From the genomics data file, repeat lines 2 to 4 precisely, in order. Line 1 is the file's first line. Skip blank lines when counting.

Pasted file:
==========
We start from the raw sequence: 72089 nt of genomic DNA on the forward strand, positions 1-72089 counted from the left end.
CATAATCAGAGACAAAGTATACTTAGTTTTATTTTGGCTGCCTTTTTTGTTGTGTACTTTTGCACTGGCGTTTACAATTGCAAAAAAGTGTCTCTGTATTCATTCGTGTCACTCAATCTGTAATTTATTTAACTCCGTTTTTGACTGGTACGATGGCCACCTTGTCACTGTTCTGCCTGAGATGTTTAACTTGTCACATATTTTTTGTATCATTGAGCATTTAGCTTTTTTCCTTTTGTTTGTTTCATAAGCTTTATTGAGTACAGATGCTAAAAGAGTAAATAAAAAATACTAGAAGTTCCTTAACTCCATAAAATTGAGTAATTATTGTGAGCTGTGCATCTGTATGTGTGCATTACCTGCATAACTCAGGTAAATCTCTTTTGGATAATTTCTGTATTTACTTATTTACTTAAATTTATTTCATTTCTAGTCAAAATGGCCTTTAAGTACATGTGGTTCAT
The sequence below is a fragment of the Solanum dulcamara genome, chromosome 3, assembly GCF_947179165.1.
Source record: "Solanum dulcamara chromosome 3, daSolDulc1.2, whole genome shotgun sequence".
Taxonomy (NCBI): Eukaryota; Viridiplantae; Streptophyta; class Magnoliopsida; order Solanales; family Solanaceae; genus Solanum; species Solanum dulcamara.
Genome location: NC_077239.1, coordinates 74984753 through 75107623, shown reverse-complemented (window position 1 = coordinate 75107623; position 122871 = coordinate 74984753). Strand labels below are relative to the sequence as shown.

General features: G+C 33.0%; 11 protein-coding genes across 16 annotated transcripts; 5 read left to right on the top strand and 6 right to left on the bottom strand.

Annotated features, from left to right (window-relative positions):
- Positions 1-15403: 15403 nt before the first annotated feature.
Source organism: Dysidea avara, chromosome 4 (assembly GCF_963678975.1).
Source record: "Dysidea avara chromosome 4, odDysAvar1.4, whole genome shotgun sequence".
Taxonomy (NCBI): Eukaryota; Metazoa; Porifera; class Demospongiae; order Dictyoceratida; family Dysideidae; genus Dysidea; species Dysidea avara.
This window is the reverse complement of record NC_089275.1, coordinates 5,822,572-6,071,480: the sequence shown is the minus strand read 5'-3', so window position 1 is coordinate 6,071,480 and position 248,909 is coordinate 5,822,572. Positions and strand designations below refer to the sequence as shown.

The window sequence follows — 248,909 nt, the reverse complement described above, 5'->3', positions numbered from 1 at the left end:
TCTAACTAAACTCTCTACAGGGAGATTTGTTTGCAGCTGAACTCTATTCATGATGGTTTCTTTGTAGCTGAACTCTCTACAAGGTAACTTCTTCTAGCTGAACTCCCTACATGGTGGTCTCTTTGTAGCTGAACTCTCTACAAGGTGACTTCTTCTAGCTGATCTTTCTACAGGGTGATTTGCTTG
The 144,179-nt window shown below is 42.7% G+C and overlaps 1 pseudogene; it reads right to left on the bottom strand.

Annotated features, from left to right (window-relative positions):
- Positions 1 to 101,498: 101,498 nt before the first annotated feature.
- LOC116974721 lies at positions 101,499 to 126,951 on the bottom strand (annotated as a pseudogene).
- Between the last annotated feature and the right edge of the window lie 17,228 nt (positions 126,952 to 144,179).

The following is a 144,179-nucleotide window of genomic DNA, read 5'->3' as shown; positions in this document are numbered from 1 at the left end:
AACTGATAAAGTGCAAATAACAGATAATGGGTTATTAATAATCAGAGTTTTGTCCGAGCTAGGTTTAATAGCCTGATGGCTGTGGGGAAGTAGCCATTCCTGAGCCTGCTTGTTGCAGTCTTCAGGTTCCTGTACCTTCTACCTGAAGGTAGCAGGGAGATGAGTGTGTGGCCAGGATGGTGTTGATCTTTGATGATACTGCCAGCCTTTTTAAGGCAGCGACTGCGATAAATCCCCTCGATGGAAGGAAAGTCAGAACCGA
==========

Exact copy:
CATAATCAGAGACAAAGTATACTTAGTTTTATTTTGGCTGCCTTTTTTGTTGTGTACTTTTGCACTGGCGTTTACAATTGCAAAAAAGTGTCTCTGTATTCATTCGTGTCACTCAATCTGTAATTTATTTAACTCCGTTTTTGACTGGTACGATGGCCACCTTGTCACTGTTCTGCCTGAGATGTTTAACTTGTCACATATTTTTTGTATCATTGAGCATTTAGCTTTTTTCCTTTTGTTTGTTTCATAAGCTTTATTGAGTACAGATGCTAAAAGAGTAAATAAAAAATACTAGAAGTTCCTTAACTCCATAAAATTGAGTAATTATTGTGAGCTGTGCATCTGTATGTGTGCATTACCTGCATAACTCAGGTAAATCTCTTTTGGATAATTTCTGTATTTACTTATTTACTTAAATTTATTTCATTTCTAGTCAAAATGGCCTTTAAGTACATGTGGTTCAT
The sequence below is a fragment of the Solanum dulcamara genome, chromosome 3, assembly GCF_947179165.1.
Source record: "Solanum dulcamara chromosome 3, daSolDulc1.2, whole genome shotgun sequence".